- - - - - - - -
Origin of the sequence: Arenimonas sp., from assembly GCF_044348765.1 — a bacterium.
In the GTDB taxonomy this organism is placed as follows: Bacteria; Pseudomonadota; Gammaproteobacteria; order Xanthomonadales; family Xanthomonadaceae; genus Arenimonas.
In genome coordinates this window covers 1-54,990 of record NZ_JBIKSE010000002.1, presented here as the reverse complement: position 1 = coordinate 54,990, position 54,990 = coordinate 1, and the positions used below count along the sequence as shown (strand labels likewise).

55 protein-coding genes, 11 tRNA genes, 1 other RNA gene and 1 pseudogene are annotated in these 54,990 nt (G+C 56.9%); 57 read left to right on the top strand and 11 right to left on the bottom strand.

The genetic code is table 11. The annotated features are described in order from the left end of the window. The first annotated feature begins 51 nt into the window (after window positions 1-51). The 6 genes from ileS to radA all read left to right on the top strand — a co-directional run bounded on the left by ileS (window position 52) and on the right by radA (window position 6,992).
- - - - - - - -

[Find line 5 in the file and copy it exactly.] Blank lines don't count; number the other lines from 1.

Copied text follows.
The genetic code is table 11. The annotated features are described in order from the left end of the window. The first annotated feature begins 51 nt into the window (after window positions 1-51). The 6 genes from ileS to radA all read left to right on the top strand — a co-directional run bounded on the left by ileS (window position 52) and on the right by radA (window position 6,992).